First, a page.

Summary: the Smart Dumb Terminal

Of course, there are always going to be some gotchas when you’re working in web apps. The issue of trust keeps coming back: unless you have complete control over your data (in other words, unless it’s on a disk you’re in charge of), you cannot assume that the data is going to be safe—not even if you’re paying for a web service. Even paid-for services can break, and you can’t always trust the supplier of that service to have kept reliable, usable, up-to-date backups.


I think the likelihood that a company like Google could lose all your stuff is very slim indeed. But that shouldn’t stop you from keeping backups of everything you entrust to them.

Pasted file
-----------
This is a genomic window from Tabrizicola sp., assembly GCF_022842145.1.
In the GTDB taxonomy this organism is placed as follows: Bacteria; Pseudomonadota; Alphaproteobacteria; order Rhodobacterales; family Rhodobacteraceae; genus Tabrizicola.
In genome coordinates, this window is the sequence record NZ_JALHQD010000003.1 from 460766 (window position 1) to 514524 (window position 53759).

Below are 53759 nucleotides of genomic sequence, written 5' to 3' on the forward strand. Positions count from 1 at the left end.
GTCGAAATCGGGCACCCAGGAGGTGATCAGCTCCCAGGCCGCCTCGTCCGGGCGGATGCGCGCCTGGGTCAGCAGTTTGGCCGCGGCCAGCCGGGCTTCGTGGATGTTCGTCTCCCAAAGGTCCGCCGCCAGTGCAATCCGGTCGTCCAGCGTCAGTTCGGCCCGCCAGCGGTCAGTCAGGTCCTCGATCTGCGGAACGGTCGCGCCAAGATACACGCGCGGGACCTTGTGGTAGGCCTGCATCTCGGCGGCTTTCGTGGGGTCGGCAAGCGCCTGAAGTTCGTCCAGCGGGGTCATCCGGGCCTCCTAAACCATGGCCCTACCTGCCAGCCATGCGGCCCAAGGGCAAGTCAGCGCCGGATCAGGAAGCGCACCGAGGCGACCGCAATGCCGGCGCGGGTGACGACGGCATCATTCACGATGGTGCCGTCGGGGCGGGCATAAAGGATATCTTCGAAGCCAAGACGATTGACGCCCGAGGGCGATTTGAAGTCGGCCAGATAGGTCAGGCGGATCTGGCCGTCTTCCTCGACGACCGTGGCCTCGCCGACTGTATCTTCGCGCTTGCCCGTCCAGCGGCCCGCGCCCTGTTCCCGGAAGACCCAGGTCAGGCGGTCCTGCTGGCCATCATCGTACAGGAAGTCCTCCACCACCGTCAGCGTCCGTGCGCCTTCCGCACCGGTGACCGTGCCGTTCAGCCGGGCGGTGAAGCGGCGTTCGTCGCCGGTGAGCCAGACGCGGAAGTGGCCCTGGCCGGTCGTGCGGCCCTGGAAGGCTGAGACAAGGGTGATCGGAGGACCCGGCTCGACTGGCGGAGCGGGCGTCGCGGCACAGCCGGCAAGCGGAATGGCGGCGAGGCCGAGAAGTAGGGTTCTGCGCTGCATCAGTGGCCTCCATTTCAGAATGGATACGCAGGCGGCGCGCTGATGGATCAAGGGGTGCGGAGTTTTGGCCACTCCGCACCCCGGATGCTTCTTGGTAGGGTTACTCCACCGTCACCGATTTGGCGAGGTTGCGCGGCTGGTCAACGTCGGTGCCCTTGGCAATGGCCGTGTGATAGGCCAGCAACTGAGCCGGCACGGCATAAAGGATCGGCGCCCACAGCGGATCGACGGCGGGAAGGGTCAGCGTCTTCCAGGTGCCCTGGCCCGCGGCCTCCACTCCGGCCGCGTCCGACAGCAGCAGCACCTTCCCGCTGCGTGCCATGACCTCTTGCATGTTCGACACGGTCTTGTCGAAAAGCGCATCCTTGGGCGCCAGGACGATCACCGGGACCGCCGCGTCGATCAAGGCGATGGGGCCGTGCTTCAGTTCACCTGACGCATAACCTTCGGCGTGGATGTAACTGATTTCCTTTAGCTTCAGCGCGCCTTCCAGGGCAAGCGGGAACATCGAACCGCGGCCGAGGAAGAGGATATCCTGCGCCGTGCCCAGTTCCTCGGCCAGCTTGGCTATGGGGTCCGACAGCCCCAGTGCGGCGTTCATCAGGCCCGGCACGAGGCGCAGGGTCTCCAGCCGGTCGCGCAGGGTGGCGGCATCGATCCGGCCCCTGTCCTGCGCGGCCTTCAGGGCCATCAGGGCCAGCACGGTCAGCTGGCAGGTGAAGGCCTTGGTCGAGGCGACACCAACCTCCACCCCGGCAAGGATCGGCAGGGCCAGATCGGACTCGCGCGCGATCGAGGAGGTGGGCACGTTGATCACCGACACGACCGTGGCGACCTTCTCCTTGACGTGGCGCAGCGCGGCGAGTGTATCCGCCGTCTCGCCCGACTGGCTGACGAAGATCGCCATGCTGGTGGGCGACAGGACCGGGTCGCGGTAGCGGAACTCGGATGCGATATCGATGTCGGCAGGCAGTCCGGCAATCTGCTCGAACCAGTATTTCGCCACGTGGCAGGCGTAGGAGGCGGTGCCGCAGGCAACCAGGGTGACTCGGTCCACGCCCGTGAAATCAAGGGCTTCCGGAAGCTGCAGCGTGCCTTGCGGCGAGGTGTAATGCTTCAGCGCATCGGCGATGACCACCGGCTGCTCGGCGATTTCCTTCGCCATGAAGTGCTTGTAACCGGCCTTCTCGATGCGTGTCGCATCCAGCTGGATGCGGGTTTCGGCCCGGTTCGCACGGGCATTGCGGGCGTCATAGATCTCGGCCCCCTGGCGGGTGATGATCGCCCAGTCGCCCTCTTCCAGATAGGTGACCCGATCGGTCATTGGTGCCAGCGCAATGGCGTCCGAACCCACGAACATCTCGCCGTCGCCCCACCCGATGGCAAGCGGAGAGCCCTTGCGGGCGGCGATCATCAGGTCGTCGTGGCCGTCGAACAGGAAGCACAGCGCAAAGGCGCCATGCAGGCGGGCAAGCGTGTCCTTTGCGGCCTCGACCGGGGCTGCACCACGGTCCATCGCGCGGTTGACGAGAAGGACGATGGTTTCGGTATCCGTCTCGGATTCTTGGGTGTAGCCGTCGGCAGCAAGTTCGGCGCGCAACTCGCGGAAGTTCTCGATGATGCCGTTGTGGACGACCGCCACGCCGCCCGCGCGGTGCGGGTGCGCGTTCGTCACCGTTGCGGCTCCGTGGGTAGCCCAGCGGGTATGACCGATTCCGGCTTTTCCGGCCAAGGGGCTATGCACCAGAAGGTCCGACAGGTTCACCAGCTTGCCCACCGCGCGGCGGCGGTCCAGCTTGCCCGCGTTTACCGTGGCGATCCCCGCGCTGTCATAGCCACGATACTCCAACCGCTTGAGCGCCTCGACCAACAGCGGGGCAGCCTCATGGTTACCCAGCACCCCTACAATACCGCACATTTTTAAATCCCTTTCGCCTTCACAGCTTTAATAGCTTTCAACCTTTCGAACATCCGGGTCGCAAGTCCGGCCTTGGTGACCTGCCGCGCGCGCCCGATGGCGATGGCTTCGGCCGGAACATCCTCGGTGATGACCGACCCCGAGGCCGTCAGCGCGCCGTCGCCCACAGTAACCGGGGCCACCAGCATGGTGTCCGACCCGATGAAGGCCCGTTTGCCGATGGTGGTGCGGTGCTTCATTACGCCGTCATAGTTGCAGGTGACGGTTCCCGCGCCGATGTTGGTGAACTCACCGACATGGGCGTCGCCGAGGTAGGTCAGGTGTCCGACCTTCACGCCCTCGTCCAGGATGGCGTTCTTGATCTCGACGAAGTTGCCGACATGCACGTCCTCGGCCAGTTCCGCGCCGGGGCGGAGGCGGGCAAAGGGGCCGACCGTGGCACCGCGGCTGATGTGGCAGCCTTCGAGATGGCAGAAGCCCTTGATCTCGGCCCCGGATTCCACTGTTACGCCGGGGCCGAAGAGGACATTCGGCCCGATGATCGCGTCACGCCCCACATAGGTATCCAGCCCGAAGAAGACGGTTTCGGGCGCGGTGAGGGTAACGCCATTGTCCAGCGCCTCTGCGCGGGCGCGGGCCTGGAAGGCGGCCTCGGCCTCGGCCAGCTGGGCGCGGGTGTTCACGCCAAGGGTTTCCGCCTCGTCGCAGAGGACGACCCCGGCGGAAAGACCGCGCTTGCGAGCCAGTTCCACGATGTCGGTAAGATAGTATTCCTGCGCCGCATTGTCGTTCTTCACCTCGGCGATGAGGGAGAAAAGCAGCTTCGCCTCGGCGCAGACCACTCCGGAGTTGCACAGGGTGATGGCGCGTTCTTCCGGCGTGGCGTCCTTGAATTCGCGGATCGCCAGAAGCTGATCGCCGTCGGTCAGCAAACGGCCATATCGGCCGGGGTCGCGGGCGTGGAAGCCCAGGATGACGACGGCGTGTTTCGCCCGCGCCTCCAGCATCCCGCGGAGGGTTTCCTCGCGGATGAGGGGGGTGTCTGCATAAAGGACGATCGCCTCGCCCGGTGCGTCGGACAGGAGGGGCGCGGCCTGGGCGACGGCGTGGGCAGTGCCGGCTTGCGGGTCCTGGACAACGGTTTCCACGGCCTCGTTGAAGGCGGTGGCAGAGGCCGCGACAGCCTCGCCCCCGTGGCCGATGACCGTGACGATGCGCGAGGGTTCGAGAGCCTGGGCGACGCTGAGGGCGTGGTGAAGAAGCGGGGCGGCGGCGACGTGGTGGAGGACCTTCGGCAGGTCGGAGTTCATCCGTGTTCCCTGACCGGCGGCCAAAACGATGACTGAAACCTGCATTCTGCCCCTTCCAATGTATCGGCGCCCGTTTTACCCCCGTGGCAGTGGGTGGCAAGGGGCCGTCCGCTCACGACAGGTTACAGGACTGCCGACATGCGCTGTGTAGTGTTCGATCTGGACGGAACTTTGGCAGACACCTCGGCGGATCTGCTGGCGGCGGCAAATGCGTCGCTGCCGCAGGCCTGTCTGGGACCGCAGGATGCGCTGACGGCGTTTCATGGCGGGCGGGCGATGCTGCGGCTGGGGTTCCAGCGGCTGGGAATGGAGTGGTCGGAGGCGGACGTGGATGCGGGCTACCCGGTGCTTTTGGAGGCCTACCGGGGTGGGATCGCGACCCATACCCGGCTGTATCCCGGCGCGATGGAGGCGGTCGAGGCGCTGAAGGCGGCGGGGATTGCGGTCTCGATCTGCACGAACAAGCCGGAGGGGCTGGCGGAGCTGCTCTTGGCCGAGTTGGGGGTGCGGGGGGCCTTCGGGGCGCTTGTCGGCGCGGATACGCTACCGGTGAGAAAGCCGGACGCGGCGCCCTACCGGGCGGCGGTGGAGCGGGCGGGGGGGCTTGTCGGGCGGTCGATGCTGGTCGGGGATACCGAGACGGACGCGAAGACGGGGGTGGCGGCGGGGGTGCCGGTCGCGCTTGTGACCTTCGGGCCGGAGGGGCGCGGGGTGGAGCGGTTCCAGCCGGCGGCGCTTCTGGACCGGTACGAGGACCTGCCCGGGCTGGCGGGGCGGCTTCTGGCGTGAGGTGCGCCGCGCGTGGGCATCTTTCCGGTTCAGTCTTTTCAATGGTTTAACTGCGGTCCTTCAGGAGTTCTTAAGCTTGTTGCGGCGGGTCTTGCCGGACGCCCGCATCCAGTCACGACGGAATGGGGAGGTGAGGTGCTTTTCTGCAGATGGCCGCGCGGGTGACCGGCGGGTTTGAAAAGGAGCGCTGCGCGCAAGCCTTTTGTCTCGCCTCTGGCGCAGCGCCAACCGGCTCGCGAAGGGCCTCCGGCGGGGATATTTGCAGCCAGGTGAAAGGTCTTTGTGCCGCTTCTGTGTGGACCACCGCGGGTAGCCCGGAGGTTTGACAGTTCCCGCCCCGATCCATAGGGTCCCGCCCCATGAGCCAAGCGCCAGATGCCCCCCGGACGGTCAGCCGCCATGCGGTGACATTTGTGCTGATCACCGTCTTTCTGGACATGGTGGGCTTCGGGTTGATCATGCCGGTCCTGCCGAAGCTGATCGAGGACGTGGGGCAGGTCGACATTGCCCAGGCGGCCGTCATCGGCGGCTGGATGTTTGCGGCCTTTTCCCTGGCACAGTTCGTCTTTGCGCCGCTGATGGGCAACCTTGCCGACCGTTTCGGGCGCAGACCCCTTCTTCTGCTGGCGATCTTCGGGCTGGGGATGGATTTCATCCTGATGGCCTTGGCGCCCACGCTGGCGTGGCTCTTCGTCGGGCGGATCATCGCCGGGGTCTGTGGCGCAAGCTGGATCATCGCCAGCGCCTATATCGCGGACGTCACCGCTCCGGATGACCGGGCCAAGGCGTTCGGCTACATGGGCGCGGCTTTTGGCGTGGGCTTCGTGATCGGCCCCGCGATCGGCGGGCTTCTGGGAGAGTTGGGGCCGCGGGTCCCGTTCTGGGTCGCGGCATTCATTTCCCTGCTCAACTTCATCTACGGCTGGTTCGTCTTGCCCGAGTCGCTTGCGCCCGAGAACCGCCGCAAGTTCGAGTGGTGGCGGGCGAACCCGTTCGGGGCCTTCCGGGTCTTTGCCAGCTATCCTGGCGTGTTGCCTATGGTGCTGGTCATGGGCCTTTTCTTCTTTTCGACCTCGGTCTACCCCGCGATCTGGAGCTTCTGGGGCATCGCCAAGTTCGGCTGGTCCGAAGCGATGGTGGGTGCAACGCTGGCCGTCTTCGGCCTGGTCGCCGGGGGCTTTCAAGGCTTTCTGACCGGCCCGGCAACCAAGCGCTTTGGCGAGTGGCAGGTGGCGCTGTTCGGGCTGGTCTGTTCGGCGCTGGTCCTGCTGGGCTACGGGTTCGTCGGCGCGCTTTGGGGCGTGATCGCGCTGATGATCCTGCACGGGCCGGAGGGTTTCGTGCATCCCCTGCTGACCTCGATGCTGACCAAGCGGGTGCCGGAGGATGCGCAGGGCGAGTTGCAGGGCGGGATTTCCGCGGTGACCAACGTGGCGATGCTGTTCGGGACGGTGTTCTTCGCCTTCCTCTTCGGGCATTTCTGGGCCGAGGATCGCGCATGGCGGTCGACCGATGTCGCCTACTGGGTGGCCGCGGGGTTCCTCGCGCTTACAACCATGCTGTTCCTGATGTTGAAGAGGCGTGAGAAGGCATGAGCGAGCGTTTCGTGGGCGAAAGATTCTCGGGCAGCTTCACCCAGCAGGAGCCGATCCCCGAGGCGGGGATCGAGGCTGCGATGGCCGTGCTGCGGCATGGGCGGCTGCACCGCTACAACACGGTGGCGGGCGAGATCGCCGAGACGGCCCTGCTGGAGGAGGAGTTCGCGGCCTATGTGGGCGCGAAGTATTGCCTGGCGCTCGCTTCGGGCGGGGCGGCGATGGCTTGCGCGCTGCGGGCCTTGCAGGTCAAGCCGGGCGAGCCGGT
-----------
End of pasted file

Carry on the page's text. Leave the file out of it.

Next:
It follows that anything you do in web apps needs to be backed up in a manner you’ve got confidence in. Consequently, a web app is never going to be as super-convenient as its creators might claim; simply by placing your data in the hands of someone else, you’re introducing the need for you to perform independent data backups.

However, that doesn’t mean that web apps are troublesome, time-consuming, or a waste of time. Quite the reverse: in many hours of exploration and discovery while researching this PDF, I’ve been consistently astonished and impressed at the quality of work on display almost everywhere I looked. Even more amazing is that most of these services are either completely free or offer basic free services with paid upgrades and add-ons.

The humble browser, descendent of NCSA Mosaic, is now central ...

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